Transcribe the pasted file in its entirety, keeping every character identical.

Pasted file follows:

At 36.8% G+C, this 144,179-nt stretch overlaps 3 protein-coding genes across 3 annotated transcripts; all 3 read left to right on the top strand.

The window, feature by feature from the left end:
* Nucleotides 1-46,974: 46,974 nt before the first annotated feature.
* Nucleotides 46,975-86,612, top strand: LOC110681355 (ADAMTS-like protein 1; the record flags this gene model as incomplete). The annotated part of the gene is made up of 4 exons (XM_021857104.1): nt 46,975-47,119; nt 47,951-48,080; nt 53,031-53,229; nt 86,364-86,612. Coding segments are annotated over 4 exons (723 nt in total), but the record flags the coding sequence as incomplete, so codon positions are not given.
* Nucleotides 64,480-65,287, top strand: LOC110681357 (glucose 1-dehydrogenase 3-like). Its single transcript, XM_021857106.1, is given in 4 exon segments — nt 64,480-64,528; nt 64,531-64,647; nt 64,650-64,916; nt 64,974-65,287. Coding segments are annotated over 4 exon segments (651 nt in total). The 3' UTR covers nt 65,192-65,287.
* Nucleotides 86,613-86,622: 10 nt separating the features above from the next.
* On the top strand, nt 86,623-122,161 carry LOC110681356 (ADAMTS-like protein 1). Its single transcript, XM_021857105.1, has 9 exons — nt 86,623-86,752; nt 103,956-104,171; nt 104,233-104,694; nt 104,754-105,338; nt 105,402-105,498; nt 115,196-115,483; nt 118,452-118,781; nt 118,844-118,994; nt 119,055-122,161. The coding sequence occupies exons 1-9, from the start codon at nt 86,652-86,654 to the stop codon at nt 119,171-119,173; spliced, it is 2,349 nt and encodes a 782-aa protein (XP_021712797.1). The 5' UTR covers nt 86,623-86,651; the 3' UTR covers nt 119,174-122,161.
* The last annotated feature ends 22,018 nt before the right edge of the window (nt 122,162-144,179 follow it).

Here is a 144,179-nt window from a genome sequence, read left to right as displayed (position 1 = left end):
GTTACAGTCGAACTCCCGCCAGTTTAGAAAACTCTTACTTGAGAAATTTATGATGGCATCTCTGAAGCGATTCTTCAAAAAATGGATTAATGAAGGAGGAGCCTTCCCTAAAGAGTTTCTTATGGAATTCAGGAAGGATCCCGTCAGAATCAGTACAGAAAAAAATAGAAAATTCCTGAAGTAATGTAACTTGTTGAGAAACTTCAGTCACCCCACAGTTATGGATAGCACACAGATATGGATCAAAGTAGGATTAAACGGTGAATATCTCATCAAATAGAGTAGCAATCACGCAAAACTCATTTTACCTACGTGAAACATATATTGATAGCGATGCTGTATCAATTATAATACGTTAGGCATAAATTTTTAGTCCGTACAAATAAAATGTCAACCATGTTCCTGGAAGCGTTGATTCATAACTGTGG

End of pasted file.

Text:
At 36.8% G+C, this 144,179-nt stretch overlaps 3 protein-coding genes across 3 annotated transcripts; all 3 read left to right on the top strand.

The window, feature by feature from the left end:
* Nucleotides 1-46,974: 46,974 nt before the first annotated feature.
* Nucleotides 46,975-86,612, top strand: LOC110681355 (ADAMTS-like protein 1; the record flags this gene model as incomplete). The annotated part of the gene is made up of 4 exons (XM_021857104.1): nt 46,975-47,119; nt 47,951-48,080; nt 53,031-53,229; nt 86,364-86,612. Coding segments are annotated over 4 exons (723 nt in total), but the record flags the coding sequence as incomplete, so codon positions are not given.
* Nucleotides 64,480-65,287, top strand: LOC110681357 (glucose 1-dehydrogenase 3-like). Its single transcript, XM_021857106.1, is given in 4 exon segments — nt 64,480-64,528; nt 64,531-64,647; nt 64,650-64,916; nt 64,974-65,287. Coding segments are annotated over 4 exon segments (651 nt in total). The 3' UTR covers nt 65,192-65,287.
* Nucleotides 86,613-86,622: 10 nt separating the features above from the next.
* On the top strand, nt 86,623-122,161 carry LOC110681356 (ADAMTS-like protein 1). Its single transcript, XM_021857105.1, has 9 exons — nt 86,623-86,752; nt 103,956-104,171; nt 104,233-104,694; nt 104,754-105,338; nt 105,402-105,498; nt 115,196-115,483; nt 118,452-118,781; nt 118,844-118,994; nt 119,055-122,161. The coding sequence occupies exons 1-9, from the start codon at nt 86,652-86,654 to the stop codon at nt 119,171-119,173; spliced, it is 2,349 nt and encodes a 782-aa protein (XP_021712797.1). The 5' UTR covers nt 86,623-86,651; the 3' UTR covers nt 119,174-122,161.
* The last annotated feature ends 22,018 nt before the right edge of the window (nt 122,162-144,179 follow it).

Here is a 144,179-nt window from a genome sequence, read left to right as displayed (position 1 = left end):
GTTACAGTCGAACTCCCGCCAGTTTAGAAAACTCTTACTTGAGAAATTTATGATGGCATCTCTGAAGCGATTCTTCAAAAAATGGATTAATGAAGGAGGAGCCTTCCCTAAAGAGTTTCTTATGGAATTCAGGAAGGATCCCGTCAGAATCAGTACAGAAAAAAATAGAAAATTCCTGAAGTAATGTAACTTGTTGAGAAACTTCAGTCACCCCACAGTTATGGATAGCACACAGATATGGATCAAAGTAGGATTAAACGGTGAATATCTCATCAAATAGAGTAGCAATCACGCAAAACTCATTTTACCTACGTGAAACATATATTGATAGCGATGCTGTATCAATTATAATACGTTAGGCATAAATTTTTAGTCCGTACAAATAAAATGTCAACCATGTTCCTGGAAGCGTTGATTCATAACTGTGG